This article originally appeared on Time.com.
Yoga may provide some relief for people with low back pain and improve their ability to perform everyday activities, according to a new review of research published in the Cochrane Library. But the authors say there’s a lack of high-quality evidence to back up their conclusion, and that more research is needed—especially on yoga’s long-term effects.
The review summarizes the results of 12 clinical trials involving more than 1,000 people in the United States, the United Kingdom and India. All participants had chronic, non-specific low back pain, meaning that their symptoms had lasted at least three months and were not explained by a specific disease or injury.
All of the studies compared practicing yoga in a class setting to other forms of exercise or to doing no back-focused exercises at all. Overall, the review found that compared to no exercise, yoga might improve back-related function—and reduce symptoms of lower back pain—by a small amount in the first six months to one year of practice.
The amount of improvement seen in most of the studies was minor, says lead author Susan Wieland, an assistant professor at the University of Maryland School of Medicine. “These differences were small, and might not be very meaningful to patients,” she says.
The studies also had follow-up periods of only 12 months or less. Larger studies that track results for longer lengths of time are needed to really understand how yoga might help these people, Wieland adds. Because of these limitations, Wieland and her co-authors determined that the evidence of yoga’s benefits for back pain was only of “low- to moderate-certainty.” For studies that compared yoga to other types of exercise, the findings were even less conclusive, providing “very low-certainty” evidence of minor differences.
The report also warns back pain sufferers to approach yoga with caution, as the mind-body practice could make their condition worse. In the review, about 5% more people experienced greater back pain after starting a practice, compared to those who did no exercise. This risk may be similar for any type of back-focused exercise, the authors note, and may not be specific to yoga.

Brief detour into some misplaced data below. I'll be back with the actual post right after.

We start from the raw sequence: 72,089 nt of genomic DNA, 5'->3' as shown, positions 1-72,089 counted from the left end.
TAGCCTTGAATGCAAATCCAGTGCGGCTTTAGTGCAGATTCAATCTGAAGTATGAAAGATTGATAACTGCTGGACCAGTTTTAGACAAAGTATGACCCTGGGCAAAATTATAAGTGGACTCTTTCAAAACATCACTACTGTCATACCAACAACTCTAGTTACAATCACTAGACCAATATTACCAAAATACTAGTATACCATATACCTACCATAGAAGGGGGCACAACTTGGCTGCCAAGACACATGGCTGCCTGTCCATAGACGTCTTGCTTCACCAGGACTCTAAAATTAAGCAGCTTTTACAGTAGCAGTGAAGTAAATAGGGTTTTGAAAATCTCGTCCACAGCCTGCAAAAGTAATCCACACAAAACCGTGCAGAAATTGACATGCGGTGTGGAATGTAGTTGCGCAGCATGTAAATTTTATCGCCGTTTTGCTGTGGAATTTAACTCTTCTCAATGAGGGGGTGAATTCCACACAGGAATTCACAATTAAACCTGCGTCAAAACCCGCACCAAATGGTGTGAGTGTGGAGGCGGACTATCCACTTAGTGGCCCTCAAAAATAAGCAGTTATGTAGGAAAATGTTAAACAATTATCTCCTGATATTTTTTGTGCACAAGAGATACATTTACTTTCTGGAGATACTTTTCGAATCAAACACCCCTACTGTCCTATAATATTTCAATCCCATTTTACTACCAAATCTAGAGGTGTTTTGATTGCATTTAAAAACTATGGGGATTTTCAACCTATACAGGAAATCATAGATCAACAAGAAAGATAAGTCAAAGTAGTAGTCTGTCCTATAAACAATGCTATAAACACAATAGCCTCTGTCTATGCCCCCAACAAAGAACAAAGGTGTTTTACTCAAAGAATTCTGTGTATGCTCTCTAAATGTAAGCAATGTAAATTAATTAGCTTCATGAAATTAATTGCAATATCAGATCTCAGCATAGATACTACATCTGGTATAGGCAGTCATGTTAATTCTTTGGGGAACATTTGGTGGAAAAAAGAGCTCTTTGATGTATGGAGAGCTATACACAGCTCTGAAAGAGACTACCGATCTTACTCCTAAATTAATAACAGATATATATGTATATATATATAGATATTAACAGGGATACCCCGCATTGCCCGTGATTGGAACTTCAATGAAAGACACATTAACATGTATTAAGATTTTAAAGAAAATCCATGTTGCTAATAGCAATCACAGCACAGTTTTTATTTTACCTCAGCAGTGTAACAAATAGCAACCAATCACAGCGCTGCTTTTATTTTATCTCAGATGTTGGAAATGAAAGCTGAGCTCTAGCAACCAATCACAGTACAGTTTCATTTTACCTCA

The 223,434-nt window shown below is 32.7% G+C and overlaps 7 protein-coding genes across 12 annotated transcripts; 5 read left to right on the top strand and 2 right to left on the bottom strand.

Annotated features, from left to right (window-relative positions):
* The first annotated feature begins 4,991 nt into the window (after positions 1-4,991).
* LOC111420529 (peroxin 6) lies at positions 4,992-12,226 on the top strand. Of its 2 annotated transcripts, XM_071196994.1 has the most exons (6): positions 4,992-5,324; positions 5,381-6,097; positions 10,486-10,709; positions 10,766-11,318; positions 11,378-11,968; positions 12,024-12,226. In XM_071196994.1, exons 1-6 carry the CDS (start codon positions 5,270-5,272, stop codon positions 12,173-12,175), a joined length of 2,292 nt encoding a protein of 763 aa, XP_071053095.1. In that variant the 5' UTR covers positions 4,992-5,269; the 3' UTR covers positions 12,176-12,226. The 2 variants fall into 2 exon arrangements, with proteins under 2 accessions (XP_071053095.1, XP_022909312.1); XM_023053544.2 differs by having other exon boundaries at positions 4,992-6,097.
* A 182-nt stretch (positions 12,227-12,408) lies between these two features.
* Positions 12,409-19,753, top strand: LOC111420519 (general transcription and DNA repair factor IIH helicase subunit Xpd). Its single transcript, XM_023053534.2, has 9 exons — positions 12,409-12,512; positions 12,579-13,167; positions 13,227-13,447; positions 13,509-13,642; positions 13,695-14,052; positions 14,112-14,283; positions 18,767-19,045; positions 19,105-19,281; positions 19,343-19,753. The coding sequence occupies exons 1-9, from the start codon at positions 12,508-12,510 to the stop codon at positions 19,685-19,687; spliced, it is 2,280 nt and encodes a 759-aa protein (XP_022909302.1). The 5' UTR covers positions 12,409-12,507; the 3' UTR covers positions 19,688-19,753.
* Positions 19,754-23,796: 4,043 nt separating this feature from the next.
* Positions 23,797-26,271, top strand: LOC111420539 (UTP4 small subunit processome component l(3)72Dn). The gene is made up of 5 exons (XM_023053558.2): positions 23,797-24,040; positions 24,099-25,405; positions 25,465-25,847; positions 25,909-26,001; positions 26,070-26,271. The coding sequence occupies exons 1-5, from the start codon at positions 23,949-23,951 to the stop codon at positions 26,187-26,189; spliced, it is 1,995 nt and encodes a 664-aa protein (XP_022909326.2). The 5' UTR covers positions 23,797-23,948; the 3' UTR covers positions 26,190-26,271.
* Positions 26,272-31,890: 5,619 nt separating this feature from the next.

Wieland also points out that all of the routines practiced in the studies were developed specifically for people with low back pain, and classes were led by experienced professionals. “If people are considering yoga, they should do their best to check that the program is safe and intended for back-pain sufferers, and that teacher has some amount of experience with this population,” she says.
Chronic low back pain is one of the most common and burdensome health problems in the United States. It’s often treated with over-the-counter medication and self-care methods like ice packs and heating pads. Current guidelines also suggest that physical activity and stretching and strengthening exercises can be beneficial.
“Research shows that being active is a smart thing to do,” says Wieland. It should be up to patients and their doctors to decide exactly how they want to be active, she adds, “but the evidence suggests that yoga can be one option to consider.”